Monday, June 05, 2006

POLYGAMY!?! HOLM Sweet HOLM . . . Sweet HOLM . . . Sweet HOLM

Let me give you another good reason to support President Bush's renewed call for a Marriage Amendment aimed at defining marriage as between one man and one woman. While the President is primarily aiming at undermining legal arguments in favor of same sex marriage, the Marriage Amendment would also undermine renewed legal arguments for polygamy.


You thought it was dead, didn't you? If you have any historical perspective, you probably thought that polygamy died in the late 1800s when (1) the U.S. Supreme Court ruled that polygamy was unconstitutional and (2) the ruling elders in the Church of the Latter-day Saints (Mormons) received new revelation that their previously held doctrine of polygamy was wrong, in order for the Territory of Utah to become a state.

Well, it turns out that polygamy never died, but rather went into hiding, upheld as solid doctrine by fundamentalist Mormons who did not believe that God changed His mind about allowing multiple wives! One of those fundamental Mormon groups came out of the closet in a May 16, 2006, decision by the Utah Supreme Court, "Utah v. Holm."


Rodney Holm, a member of the Fundamentalist Church of Jesus Christ of Latter-day Saints (Fundamentalist Mormons) was legally married to Suzie in 1986. Subsequent to that marriage, he participated in a religious marriage ceremony with Wendy. Subsequent to that, he participated in another religious marriage ceremony with Ruth, the sixteen-year-old sister of Suzie. Got all that?


Poor Rodney Holm! He couldn't catch a break.
• He was arrested and charged with bigamy and with unlawful sexual conduct with a sixteen- or seventeen-year old.
• One month before his trial was scheduled in 2003, the U.S. Supreme Court issued its infamous decision in "Lawrence v. Texas," which declared that it was unconstitutional for Texas to criminalize homosexual behavior. Why not argue, Mr. Holm's trial attorney cleverly deduced, that if criminalizing sexual behavior between consenting homosexuals was unconstitutional, then criminalizing sexual behavior in a consenting polygamous relationship was likewise unconstitutional.
• Mr. Holm also argued that since he did not obtain a state marriage license for both Wendy and Ruth, he really did not violate the bigamy statute.

Upon his conviction on both counts, Mr. Holm appealed. The Utah Supreme Court upheld the convictions, ruling that the state constitution specifically prohibits polygamy and that the federal constitution does not protect polygamy.


The Utah case would not even merit a blog posting except for the 37-page dissenting opinion by Chief Justice Christine M. Durham, who wrote that the "Lawrence v. Texas" decision has overturned settled law on matters of consensual sexual relationships between adults.
• "I do not agree that the state can constitutionally criminalize private religiously motivated consensual relationships between adults."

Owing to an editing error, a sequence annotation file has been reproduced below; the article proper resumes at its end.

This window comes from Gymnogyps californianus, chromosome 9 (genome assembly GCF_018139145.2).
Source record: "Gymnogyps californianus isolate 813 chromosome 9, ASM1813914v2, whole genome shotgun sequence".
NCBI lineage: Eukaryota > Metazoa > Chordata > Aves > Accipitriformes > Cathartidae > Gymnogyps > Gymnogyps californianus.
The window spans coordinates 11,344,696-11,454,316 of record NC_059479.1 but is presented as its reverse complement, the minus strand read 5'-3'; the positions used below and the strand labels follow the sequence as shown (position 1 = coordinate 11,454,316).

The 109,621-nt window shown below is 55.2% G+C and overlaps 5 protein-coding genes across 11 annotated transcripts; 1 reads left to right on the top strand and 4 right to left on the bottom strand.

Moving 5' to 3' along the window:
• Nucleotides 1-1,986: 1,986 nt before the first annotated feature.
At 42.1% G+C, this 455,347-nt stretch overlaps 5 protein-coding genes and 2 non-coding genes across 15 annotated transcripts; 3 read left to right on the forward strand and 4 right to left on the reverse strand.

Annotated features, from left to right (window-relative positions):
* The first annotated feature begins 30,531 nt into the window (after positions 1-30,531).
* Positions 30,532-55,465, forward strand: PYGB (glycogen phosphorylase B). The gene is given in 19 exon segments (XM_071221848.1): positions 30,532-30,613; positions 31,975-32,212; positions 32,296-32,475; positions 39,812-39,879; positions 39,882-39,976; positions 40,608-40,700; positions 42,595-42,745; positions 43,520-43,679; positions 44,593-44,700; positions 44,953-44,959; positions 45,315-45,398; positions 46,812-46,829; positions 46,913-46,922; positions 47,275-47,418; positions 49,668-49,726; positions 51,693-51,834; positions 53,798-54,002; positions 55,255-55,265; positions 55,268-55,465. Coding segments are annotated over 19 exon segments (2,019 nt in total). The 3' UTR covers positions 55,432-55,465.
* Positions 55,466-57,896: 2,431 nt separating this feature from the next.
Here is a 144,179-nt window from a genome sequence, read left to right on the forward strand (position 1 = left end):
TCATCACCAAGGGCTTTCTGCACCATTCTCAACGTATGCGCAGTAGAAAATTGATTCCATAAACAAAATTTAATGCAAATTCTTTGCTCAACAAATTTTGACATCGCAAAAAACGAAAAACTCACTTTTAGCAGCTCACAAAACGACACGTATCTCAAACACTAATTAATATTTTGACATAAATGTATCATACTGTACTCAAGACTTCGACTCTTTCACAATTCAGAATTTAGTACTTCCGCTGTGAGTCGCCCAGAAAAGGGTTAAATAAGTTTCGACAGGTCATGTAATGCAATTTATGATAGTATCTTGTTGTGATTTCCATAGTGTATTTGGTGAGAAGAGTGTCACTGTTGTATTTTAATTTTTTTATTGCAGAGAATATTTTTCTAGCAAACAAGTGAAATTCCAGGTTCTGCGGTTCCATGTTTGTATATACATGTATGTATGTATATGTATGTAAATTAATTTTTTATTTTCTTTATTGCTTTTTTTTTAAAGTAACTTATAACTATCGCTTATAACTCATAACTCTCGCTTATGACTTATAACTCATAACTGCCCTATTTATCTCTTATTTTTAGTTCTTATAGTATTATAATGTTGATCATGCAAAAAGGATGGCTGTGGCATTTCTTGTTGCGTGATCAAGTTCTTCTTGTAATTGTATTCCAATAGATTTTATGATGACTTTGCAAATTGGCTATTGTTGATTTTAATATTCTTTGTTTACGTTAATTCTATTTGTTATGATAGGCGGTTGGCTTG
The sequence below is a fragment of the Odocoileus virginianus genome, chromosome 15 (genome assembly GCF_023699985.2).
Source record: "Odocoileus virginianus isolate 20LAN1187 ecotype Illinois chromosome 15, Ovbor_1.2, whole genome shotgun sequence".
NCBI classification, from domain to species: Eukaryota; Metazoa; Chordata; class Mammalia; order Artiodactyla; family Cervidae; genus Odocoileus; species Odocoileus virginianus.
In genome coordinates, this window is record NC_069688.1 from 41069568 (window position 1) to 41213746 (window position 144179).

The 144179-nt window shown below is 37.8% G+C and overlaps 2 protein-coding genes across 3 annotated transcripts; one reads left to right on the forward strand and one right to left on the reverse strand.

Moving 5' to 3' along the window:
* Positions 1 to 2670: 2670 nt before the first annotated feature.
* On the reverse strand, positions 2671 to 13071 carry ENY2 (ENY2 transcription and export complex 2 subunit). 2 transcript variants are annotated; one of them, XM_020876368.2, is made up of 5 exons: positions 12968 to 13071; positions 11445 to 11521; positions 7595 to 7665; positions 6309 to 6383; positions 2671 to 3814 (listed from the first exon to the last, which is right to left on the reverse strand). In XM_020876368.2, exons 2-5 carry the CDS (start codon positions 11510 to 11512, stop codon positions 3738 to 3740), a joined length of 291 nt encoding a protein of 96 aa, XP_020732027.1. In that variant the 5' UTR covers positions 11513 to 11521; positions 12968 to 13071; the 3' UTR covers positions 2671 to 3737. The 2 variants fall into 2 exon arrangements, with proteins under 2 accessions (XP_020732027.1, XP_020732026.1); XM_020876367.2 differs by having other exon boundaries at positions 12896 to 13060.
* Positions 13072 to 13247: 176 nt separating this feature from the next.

• Chief Justice Durham concluded that the First Amendment Free Exercise Clause is violated when the state criminalizes such a religiously based polygamous relationship.
• Chief Justice Durham lent credence to Mr. Holm's argument that the 1879 U.S. Supreme Court decision in "Reynolds v. U.S.", which held that polygamy was unconstitutional, was "nothing more than a hollow relic of bygone days of fear, prejudice, and Victorian morality." The chief justice noted that the "Reynolds" case was based upon a fear that the "practice of polygamy threatened American democracy." She concluded that those "same fears . . have since been discounted by many as grounded more in bias than in fact."
• Chief Justice Durham compared the social damage of polygamous marriages such as Mr. Holm's marriages to the social damage caused by an unmarried cohabitating couple or by a married man who had a mistress on the side. None of those relationship should be governed by the state since none "can plausibly be said to threaten marriage as a social or legal institution."


The legal arguments raised by Chief Justice Durham are based fully upon the Supreme Court rationale in "Lawrence." If the case is appealed to the Supreme Court, will that court hear the case? With the departure of Justice O'Connor and the arrival of Justices Roberts and Alito, would the Supreme Court shift to the right in favor of one man-one woman marriage, or would the freewheeling, liberal spirit of "Lawrence" be upheld?

A better solution to this continued attack on the sanctity of marriage is the Marriage Amendment. The founding fathers would never have dreamed that such an amendment would be necessary; likewise, thirty-three years ago, when my wife Jan and I were married, we would never have dreamed that such an amendment would be necessary. But it is necessary now. Support the Marriage Amendment by contacting your senator.


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